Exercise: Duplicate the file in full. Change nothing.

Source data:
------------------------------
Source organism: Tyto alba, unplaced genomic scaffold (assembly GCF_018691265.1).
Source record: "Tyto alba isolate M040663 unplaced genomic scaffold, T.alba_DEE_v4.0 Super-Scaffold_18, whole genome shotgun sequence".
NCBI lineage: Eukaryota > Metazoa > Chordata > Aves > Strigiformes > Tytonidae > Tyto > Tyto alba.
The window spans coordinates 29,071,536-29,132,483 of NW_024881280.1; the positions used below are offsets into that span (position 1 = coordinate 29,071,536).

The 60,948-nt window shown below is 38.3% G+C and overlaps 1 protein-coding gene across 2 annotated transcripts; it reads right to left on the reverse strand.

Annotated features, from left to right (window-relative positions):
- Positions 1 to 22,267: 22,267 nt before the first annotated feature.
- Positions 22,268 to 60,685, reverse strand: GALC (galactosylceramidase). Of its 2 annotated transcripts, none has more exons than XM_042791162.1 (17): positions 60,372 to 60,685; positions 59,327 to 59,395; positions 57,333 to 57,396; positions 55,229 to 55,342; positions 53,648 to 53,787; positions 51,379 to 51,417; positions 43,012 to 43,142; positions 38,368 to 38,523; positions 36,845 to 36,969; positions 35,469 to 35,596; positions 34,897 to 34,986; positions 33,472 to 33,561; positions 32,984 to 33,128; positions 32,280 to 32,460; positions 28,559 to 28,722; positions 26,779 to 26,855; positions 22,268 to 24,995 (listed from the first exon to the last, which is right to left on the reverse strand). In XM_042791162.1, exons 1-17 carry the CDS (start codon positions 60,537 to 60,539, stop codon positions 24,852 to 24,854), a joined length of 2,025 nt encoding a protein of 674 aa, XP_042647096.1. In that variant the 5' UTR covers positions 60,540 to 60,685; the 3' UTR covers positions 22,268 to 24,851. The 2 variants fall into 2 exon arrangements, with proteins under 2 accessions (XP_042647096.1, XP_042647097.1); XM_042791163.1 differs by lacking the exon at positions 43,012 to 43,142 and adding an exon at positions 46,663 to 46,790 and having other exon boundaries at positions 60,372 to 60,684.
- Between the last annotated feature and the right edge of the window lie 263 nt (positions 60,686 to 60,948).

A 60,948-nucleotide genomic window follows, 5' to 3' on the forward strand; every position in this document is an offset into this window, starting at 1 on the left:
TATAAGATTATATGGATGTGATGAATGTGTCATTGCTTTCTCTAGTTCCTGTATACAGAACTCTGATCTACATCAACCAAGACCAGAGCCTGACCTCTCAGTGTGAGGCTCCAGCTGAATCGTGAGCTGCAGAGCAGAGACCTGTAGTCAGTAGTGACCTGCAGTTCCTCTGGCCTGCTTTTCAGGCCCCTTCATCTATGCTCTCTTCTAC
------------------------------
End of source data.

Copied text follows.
Source organism: Tyto alba, unplaced genomic scaffold (assembly GCF_018691265.1).
Source record: "Tyto alba isolate M040663 unplaced genomic scaffold, T.alba_DEE_v4.0 Super-Scaffold_18, whole genome shotgun sequence".
NCBI lineage: Eukaryota > Metazoa > Chordata > Aves > Strigiformes > Tytonidae > Tyto > Tyto alba.
The window spans coordinates 29,071,536-29,132,483 of NW_024881280.1; the positions used below are offsets into that span (position 1 = coordinate 29,071,536).

The 60,948-nt window shown below is 38.3% G+C and overlaps 1 protein-coding gene across 2 annotated transcripts; it reads right to left on the reverse strand.

Annotated features, from left to right (window-relative positions):
- Positions 1 to 22,267: 22,267 nt before the first annotated feature.
- Positions 22,268 to 60,685, reverse strand: GALC (galactosylceramidase). Of its 2 annotated transcripts, none has more exons than XM_042791162.1 (17): positions 60,372 to 60,685; positions 59,327 to 59,395; positions 57,333 to 57,396; positions 55,229 to 55,342; positions 53,648 to 53,787; positions 51,379 to 51,417; positions 43,012 to 43,142; positions 38,368 to 38,523; positions 36,845 to 36,969; positions 35,469 to 35,596; positions 34,897 to 34,986; positions 33,472 to 33,561; positions 32,984 to 33,128; positions 32,280 to 32,460; positions 28,559 to 28,722; positions 26,779 to 26,855; positions 22,268 to 24,995 (listed from the first exon to the last, which is right to left on the reverse strand). In XM_042791162.1, exons 1-17 carry the CDS (start codon positions 60,537 to 60,539, stop codon positions 24,852 to 24,854), a joined length of 2,025 nt encoding a protein of 674 aa, XP_042647096.1. In that variant the 5' UTR covers positions 60,540 to 60,685; the 3' UTR covers positions 22,268 to 24,851. The 2 variants fall into 2 exon arrangements, with proteins under 2 accessions (XP_042647096.1, XP_042647097.1); XM_042791163.1 differs by lacking the exon at positions 43,012 to 43,142 and adding an exon at positions 46,663 to 46,790 and having other exon boundaries at positions 60,372 to 60,684.
- Between the last annotated feature and the right edge of the window lie 263 nt (positions 60,686 to 60,948).

A 60,948-nucleotide genomic window follows, 5' to 3' on the forward strand; every position in this document is an offset into this window, starting at 1 on the left:
TATAAGATTATATGGATGTGATGAATGTGTCATTGCTTTCTCTAGTTCCTGTATACAGAACTCTGATCTACATCAACCAAGACCAGAGCCTGACCTCTCAGTGTGAGGCTCCAGCTGAATCGTGAGCTGCAGAGCAGAGACCTGTAGTCAGTAGTGACCTGCAGTTCCTCTGGCCTGCTTTTCAGGCCCCTTCATCTATGCTCTCTTCTAC